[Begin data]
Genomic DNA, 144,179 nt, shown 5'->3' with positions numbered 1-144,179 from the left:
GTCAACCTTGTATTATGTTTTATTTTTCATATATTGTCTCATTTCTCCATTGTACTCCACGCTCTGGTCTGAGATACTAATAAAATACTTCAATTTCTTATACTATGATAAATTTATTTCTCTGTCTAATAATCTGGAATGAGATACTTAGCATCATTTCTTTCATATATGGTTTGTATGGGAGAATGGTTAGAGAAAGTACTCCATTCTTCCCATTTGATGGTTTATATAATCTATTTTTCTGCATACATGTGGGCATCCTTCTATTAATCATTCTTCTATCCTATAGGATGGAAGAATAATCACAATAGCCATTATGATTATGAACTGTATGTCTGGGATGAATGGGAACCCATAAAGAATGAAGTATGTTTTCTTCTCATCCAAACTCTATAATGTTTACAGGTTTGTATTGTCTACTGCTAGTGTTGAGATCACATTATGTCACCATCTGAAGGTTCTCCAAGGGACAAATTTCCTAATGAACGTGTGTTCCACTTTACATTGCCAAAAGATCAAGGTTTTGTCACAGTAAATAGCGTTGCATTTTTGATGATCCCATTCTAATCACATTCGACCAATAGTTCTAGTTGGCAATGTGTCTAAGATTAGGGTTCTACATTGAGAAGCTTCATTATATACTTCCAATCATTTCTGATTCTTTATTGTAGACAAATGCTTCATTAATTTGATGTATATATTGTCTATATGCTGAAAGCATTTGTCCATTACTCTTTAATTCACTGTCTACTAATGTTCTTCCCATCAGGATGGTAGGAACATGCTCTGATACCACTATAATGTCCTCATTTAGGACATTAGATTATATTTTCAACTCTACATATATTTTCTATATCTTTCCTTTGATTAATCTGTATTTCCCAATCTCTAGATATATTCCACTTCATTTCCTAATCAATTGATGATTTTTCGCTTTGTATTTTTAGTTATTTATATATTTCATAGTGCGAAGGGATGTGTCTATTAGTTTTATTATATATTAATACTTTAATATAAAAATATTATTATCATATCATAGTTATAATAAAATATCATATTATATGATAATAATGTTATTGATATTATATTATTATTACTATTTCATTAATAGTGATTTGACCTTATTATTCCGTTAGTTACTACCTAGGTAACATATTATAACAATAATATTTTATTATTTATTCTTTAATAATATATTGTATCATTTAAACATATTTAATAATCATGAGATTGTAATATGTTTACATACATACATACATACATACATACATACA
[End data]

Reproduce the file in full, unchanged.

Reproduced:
Genomic DNA, 144,179 nt, shown 5'->3' with positions numbered 1-144,179 from the left:
GTCAACCTTGTATTATGTTTTATTTTTCATATATTGTCTCATTTCTCCATTGTACTCCACGCTCTGGTCTGAGATACTAATAAAATACTTCAATTTCTTATACTATGATAAATTTATTTCTCTGTCTAATAATCTGGAATGAGATACTTAGCATCATTTCTTTCATATATGGTTTGTATGGGAGAATGGTTAGAGAAAGTACTCCATTCTTCCCATTTGATGGTTTATATAATCTATTTTTCTGCATACATGTGGGCATCCTTCTATTAATCATTCTTCTATCCTATAGGATGGAAGAATAATCACAATAGCCATTATGATTATGAACTGTATGTCTGGGATGAATGGGAACCCATAAAGAATGAAGTATGTTTTCTTCTCATCCAAACTCTATAATGTTTACAGGTTTGTATTGTCTACTGCTAGTGTTGAGATCACATTATGTCACCATCTGAAGGTTCTCCAAGGGACAAATTTCCTAATGAACGTGTGTTCCACTTTACATTGCCAAAAGATCAAGGTTTTGTCACAGTAAATAGCGTTGCATTTTTGATGATCCCATTCTAATCACATTCGACCAATAGTTCTAGTTGGCAATGTGTCTAAGATTAGGGTTCTACATTGAGAAGCTTCATTATATACTTCCAATCATTTCTGATTCTTTATTGTAGACAAATGCTTCATTAATTTGATGTATATATTGTCTATATGCTGAAAGCATTTGTCCATTACTCTTTAATTCACTGTCTACTAATGTTCTTCCCATCAGGATGGTAGGAACATGCTCTGATACCACTATAATGTCCTCATTTAGGACATTAGATTATATTTTCAACTCTACATATATTTTCTATATCTTTCCTTTGATTAATCTGTATTTCCCAATCTCTAGATATATTCCACTTCATTTCCTAATCAATTGATGATTTTTCGCTTTGTATTTTTAGTTATTTATATATTTCATAGTGCGAAGGGATGTGTCTATTAGTTTTATTATATATTAATACTTTAATATAAAAATATTATTATCATATCATAGTTATAATAAAATATCATATTATATGATAATAATGTTATTGATATTATATTATTATTACTATTTCATTAATAGTGATTTGACCTTATTATTCCGTTAGTTACTACCTAGGTAACATATTATAACAATAATATTTTATTATTTATTCTTTAATAATATATTGTATCATTTAAACATATTTAATAATCATGAGATTGTAATATGTTTACATACATACATACATACATACATACATACA